Why spend so much on quality mens boots?

Footwear in general and men’s boots in particular vary tremendously in price. One can solve the problem of bare feet for less than $20 to more than $4000.

Quality over Quantity

While more affordable boots may be cheaper in the short term, this does not take into account how long each pair of boots will last. The well made, more expensive pair of quality boots will likely last longer than the cheap pair, thus negating any gains made by the short sighted purchase of cheap boots. This is often quoted as the Vimes Boots Theory as written by Terry Pratchett in Men at Arms:

The reason that the rich were so rich, Vimes reasoned, was because they managed to spend less money.
Take boots, for example. He earned thirty-eight dollars a month plus allowances. A really good pair of leather boots cost fifty dollars. But an affordable pair of boots, which were sort of OK for a season or two and then leaked like hell when the cardboard gave out, cost about ten dollars. Those were the kind of boots Vimes always bought, and wore until the soles were so thin that he could tell where he was in Ankh-Morpork on a foggy night by the feel of the cobbles.
But the thing was that good boots lasted for years and years. A man who could afford fifty dollars had a pair of boots that’d still be keeping his feet dry in ten years’ time, while the poor man who could only afford cheap boots would have spent a hundred dollars on boots in the same time and would still have wet feet.
This was the Captain Samuel Vimes ‘Boots’ theory of socioeconomic unfairness.

While the Vimes theory reasons that it is actually cheaper to spend more money on higher quality boots, it doesn’t go into detail as to how and why this is possible.


The most expensive part of a boot purchase is not the boot itself, but rather the time and ability of the human who made it. While it doesn’t contribute directly to the longevity or quality of the piece of footwear, the treatment and working conditions of the maker should absolutely weigh in your boot purchasing decisions. Buying a very cheap but unethically produced good is doing nothing to better the situations of these workers and as seen above, isn’t even saving money in the long run. Coincidentally, ethical treatment of workers correlates these workers taking pride in their work and thus producing finished products of higher quality. When shopping for footwear it is best to look for shoes and boots manufactured in first world countries with


The most important elements of a piece of footwear are the materials from which it has be made. These materials, if high quality and hard wearing will outlast (in appearance and strength) those of poorer and cheaper quality. When dealing with leather boots, one must be conscious of the quality of the leather as most of the boot is (likely) made of it. Leather quality can be particularly difficult to judge as the terms surrounding it make everything sound like the best. In general, quality boots will be made with full grain leather, that is to say leather that has not been corrected or split. This leather, thicker with all of its fibers in tact, will both wear longer and look better with age than corrected grain ‘genuine leather’ or top grain leather.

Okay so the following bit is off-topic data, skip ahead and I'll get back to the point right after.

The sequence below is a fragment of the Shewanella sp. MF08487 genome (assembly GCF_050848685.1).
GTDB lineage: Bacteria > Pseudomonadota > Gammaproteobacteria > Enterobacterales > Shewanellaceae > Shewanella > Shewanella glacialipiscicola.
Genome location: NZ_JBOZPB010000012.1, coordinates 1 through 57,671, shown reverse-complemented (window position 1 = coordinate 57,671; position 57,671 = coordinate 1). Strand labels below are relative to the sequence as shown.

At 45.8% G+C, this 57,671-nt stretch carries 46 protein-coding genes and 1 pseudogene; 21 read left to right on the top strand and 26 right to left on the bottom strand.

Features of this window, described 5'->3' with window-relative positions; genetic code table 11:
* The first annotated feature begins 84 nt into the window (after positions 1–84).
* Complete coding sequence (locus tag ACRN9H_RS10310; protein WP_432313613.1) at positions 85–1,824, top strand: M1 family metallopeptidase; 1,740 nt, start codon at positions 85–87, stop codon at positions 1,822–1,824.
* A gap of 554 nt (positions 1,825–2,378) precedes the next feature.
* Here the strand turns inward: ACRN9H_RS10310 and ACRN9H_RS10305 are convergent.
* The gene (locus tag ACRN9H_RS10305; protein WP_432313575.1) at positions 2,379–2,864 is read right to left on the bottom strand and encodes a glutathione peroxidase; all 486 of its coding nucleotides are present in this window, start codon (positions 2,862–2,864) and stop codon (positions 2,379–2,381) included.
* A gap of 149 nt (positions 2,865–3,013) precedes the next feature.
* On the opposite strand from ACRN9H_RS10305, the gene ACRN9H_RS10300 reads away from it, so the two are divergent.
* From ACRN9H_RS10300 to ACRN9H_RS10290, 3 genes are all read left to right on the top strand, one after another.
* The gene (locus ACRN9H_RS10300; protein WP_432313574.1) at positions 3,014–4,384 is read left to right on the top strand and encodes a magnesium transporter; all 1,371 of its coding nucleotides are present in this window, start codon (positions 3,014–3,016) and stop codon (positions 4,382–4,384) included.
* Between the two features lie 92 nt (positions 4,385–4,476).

While the leather is generally the largest raw material going into a boot, one should also be on the lookout for quality outsoles, thread, and any metal that goes into the construction of a boot.


The way in which the pieces of leather are cut, sewn and ultimately crafted into a boot can vary greatly in terms of longevity, appearance, feel, and weatherproofing. While even the cheapest boots have their leather uppers sewn together, the real indicator of quality is where the upper meets the sole. Low cost boots have their uppers cemented or glued to their soles whereas more expensive (in both labor and cost) boots have their uppers stitched through a series of layers of leather called soles. This stitching can be done in various ways from blake stitching in which the upper is sewn through the insole, upper leather, and a midsole, to goodyear welting in which an extra piece of leather is sewn to the upper to facilitate easier resoling. A stitched sole is a requirement of a quality boot.


A stitched construction allows for a boot to be resoled- a process in which a worn outsole (often rubber) is replaced with a new one. Resoling drastically extends the life of high quality boots as it allows one to wear down a number of outsoles without needing to replace the core boot. Each of these resolings essentially provides the life of new boot for the cost of a resole (anywhere from $60–$120 depending on location and cobbler). While finding a local cobbler to perform resoles sounds like the key to eternal boot life, even the highest quality leather uppers will eventually be worn out but this will likely be long after you’ve gotten your money’s worth.